[sic] Magazine

Beady Eye – Different Gear, Still Speeding

From the wreckage of Oasis , Liam, Gem, Andy and that other drummer bloke, crawl out defiant, bleeding, and looking very old. At 20 years in, 15 since the heady days of a generation-defining Knebworth, and with only a singer in common with the glory days of Oasis, Beady Eye can’t reasonably be called a debut, but a band that arrives in an alleged wave of glory on the back of past success. Cynicism is rightly dripping from punters – this rebranded version of another band without the main songwriter, could it be any good? And then ‘Four Letter Word’, easily the best thing from anyone involved for a decade, races out of the traps. It bodes well, but fails to deliver.

It’s followed by two limp mid-paced rock ballads, a 100% Rutles -level Beatles pastiche of ‘The Roller’, and then the Who -lite ‘Beatles And Stones’. The latter song proclaims ‘I’ll stand the test of time, like The Beatles And Stones’ – typically modest, self-mythologising rubbish that proves that it’s Liam’s world, even if it isn’t, and art is often as much about self-obsession as it is the self. And always be wary of bands that write songs about the road, or being ‘Millionaires’. Two things far away from most of our lives. Either art is the communication of an idea to others, or a statement of the self. This isn’t really art, but noise, confusion, entertainment, and a shameless recreation of the music of youth.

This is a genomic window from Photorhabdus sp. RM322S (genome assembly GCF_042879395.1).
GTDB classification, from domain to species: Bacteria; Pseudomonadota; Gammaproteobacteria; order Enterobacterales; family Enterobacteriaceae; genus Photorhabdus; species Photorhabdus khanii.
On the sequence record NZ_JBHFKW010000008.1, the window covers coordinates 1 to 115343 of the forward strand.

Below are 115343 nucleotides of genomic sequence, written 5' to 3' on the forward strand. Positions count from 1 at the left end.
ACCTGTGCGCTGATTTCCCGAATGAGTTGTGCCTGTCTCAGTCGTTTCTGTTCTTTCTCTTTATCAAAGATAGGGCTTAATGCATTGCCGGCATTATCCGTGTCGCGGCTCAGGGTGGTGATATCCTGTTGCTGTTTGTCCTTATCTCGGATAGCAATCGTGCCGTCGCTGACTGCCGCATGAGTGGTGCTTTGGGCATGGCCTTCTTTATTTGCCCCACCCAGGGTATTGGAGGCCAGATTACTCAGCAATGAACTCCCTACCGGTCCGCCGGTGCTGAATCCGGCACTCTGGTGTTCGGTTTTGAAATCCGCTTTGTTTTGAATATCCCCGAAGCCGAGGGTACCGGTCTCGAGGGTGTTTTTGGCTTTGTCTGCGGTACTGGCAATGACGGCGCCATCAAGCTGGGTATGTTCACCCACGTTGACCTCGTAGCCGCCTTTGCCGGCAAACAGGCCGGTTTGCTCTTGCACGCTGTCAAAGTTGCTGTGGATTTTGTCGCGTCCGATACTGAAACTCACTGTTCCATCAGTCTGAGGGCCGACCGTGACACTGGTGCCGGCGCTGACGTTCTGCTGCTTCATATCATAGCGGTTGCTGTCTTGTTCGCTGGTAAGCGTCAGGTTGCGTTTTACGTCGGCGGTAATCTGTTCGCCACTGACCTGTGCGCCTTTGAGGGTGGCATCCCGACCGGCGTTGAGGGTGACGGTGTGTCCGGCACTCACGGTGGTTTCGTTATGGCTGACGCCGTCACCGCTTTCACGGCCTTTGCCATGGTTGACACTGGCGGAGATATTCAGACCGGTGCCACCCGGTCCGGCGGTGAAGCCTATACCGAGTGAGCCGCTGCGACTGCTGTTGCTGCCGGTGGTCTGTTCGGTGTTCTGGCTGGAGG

Aside from limited debut single ‘Bring The Light’, the rest of the album is the kind of material Oasis have being doing in their sleep for a decade, mid-paced, semi-dreamy, sub psychedelic meanders punctuated with occasional bursts of jaunty rock.

These aren’t bad songs by any standard, but generic recreations of the late Sixties/early Seventies heyday of a certain brand of rock. And, set free from the melodic leans of his big brother, Liam Gallagher and The Blokes generate a world of ramshackle, heavily-indebted, quite good rock’n’roll. There’s stuff like this being played in dozens of pubs in London right now by guys with day jobs and dreams. It’s not bad: it’s not amazing; it’s just another average rock LP. It’s more that Beady Eye used to be most of a huge stadium rock band that allows them to live this dream as a rock retirement plan. It may be this record ages better than some of Oasis’ later work, with longevity and a healthy afterlife. It may not.

At this stage, though ‘Different Gear, Still Speeding’ is an accomplished rock album from veterans starting out their second life with promise. It’s not the rebirth of a Rock’n’Roll Jesus, or a brave new world. This, despite the name, is what happens in the world of Oasis when The Guvnor has left, or the Proles have revolted and seized the reins. As the old ways die and the former distribution model collapses into dispersed and scattered modern music industry, Beady Eye may yet prove that this band could be the democracy that eluded Oasis. A solid, unexceptional, competent debut with a couple of great songs.


For more from Mark, please visit The Final Word